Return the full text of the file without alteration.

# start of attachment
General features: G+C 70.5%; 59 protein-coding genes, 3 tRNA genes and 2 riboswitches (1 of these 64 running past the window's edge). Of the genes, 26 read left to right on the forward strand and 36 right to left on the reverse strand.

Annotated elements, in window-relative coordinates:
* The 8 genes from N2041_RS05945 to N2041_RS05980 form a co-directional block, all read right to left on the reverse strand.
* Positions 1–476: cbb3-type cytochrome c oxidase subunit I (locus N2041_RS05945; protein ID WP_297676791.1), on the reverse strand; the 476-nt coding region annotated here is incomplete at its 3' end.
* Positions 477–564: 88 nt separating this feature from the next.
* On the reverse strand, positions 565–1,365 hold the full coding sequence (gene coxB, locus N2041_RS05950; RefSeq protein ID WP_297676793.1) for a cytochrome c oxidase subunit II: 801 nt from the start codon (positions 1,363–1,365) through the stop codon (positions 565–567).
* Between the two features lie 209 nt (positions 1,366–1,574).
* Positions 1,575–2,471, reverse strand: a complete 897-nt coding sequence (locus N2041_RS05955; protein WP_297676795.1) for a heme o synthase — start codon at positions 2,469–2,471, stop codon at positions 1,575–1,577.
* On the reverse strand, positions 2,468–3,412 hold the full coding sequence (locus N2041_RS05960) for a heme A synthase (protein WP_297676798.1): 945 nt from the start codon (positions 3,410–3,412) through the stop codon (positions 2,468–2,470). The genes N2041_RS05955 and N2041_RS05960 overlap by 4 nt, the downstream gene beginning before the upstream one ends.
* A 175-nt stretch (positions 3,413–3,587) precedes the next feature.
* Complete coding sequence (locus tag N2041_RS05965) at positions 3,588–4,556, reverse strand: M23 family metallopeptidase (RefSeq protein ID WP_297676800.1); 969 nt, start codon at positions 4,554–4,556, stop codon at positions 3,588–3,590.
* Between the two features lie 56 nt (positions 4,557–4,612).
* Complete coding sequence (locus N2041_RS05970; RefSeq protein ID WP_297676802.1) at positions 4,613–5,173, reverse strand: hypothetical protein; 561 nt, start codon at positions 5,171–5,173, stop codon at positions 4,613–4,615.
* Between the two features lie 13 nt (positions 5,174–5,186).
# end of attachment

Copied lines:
General features: G+C 70.5%; 59 protein-coding genes, 3 tRNA genes and 2 riboswitches (1 of these 64 running past the window's edge). Of the genes, 26 read left to right on the forward strand and 36 right to left on the reverse strand.

Annotated elements, in window-relative coordinates:
* The 8 genes from N2041_RS05945 to N2041_RS05980 form a co-directional block, all read right to left on the reverse strand.
* Positions 1–476: cbb3-type cytochrome c oxidase subunit I (locus N2041_RS05945; protein ID WP_297676791.1), on the reverse strand; the 476-nt coding region annotated here is incomplete at its 3' end.
* Positions 477–564: 88 nt separating this feature from the next.
* On the reverse strand, positions 565–1,365 hold the full coding sequence (gene coxB, locus N2041_RS05950; RefSeq protein ID WP_297676793.1) for a cytochrome c oxidase subunit II: 801 nt from the start codon (positions 1,363–1,365) through the stop codon (positions 565–567).
* Between the two features lie 209 nt (positions 1,366–1,574).
* Positions 1,575–2,471, reverse strand: a complete 897-nt coding sequence (locus N2041_RS05955; protein WP_297676795.1) for a heme o synthase — start codon at positions 2,469–2,471, stop codon at positions 1,575–1,577.
* On the reverse strand, positions 2,468–3,412 hold the full coding sequence (locus N2041_RS05960) for a heme A synthase (protein WP_297676798.1): 945 nt from the start codon (positions 3,410–3,412) through the stop codon (positions 2,468–2,470). The genes N2041_RS05955 and N2041_RS05960 overlap by 4 nt, the downstream gene beginning before the upstream one ends.
* A 175-nt stretch (positions 3,413–3,587) precedes the next feature.
* Complete coding sequence (locus tag N2041_RS05965) at positions 3,588–4,556, reverse strand: M23 family metallopeptidase (RefSeq protein ID WP_297676800.1); 969 nt, start codon at positions 4,554–4,556, stop codon at positions 3,588–3,590.
* Between the two features lie 56 nt (positions 4,557–4,612).
* Complete coding sequence (locus N2041_RS05970; RefSeq protein ID WP_297676802.1) at positions 4,613–5,173, reverse strand: hypothetical protein; 561 nt, start codon at positions 5,171–5,173, stop codon at positions 4,613–4,615.
* Between the two features lie 13 nt (positions 5,174–5,186).